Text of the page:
Plaintiff asserts that the attorney fees in this case total $12, 135.46. Dkt. # 15, at 2. Plaintiff asks for $10, 315.14 in attorney fees (a 15% discount) in order to account for potential duplication of services and to ensure the reasonableness of its fee request. Id. at 2-3. Plaintiff has provided detailed records from its counsel, Hall, Estill, Hardwick, Gable, Golden & Nelson, P.C. (Hall Estill), to support its motion. See id. at 8-27. However, the time records show that most of the hours billed are for work done on a related case in Texas, not this suit. From the descriptions of the work done by plaintiff's counsel, it appears that plaintiff first attempted to secure the return of the Audi A8 from the individual who purchased the vehicle from Z Auto Group. The attempt to regain possession of the vehicle seems to have resulted in a lawsuit filed against plaintiff in Texas. The hours billed in January and February 2017 relate to tasks such as researching Texas law, conferring with local counsel in Texas, preparing for a preliminary injunction hearing, and discussing a possible settlement. Id. at 9, 13. Plaintiff seeks attorney fees under § 936, which should be narrowly construed and allows a prevailing party to collect attorney fees in a narrow range of circumstances. Those circumstances do not include a related out-of-state lawsuit. Plaintiff is entitled to reasonable attorney fees under § 936 only for work done on this suit. According to the time records, plaintiff's counsel began work on this suit on March 2, 2017. See id. at 17. All work prior to March 2, 2017 does not arise from this suit, and plaintiff cannot collect attorney fees under § 936 for those fees.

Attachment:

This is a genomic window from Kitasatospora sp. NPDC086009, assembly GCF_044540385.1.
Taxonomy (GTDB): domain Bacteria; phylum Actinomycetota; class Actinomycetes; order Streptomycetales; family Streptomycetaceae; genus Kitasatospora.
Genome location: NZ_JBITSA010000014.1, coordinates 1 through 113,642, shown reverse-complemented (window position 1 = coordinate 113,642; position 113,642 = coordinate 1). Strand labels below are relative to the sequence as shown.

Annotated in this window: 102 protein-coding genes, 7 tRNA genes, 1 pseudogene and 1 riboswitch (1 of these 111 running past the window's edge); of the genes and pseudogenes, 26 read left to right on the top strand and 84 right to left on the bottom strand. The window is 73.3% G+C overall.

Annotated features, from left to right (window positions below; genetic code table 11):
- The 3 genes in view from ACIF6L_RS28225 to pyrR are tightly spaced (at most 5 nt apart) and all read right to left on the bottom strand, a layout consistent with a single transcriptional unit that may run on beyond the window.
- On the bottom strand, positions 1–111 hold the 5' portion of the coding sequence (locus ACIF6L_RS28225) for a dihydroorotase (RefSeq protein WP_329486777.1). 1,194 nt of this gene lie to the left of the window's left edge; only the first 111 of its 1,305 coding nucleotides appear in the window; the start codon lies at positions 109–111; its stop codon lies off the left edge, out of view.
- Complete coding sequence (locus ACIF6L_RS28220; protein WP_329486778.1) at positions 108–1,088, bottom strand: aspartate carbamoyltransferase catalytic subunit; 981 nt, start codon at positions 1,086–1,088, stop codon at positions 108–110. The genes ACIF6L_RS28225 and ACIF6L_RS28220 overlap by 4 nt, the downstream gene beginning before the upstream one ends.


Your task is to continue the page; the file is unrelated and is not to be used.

The Oklahoma Supreme Court has outlined a two-step process for arriving at a reasonable attorney fee: (1) determine the lodestar fee, which is the reasonable hourly compensation on an “hours times rate basis, ” and (2) enhance or reduce the lodestar fee, if warranted, by adding or subtracting an amount arrived at by applying the factors set forth in Burk v. City of Oklahoma City, 589 P.2d 659 (Okla. 1979). The factors a court should consider when determining if an amount above or below the lodestar amount should be awarded are as follows:

1. Time and labor required. 2. The novelty and difficulty of the questions. 3. The skill requisite to perform the legal service properly. 4. The preclusion of other employment by the attorney due to acceptance of the case. 5. The customary fee. 6. Whether the fee is fixed or contingent. 7. Time limitations imposed by the client or the circumstances. 8. The amount involved and the results obtained. 9. The experience, reputation and ability of the attorneys. 10. The ‘undesirability' of the case. 11. The nature and length of the professional relationship with the client, 12. Awards in similar cases.

Id. at 661 (quoting Evans v. Sheraton Park Hotel, 503 F.2d 177, 187-88 (D.D.C. 1974)). The party applying for attorney fees “bears the burden of establishing entitlement to an award and documenting the appropriate hours expended and hourly rates. The applicant should exercise ‘billing judgment' with respect to hours worked . . ., and should maintain billing time records in a manner that will enable a reviewing court to identify distinct claims.” Hensley v. Eckerhart, 461 U.S. 424, 437 (1983).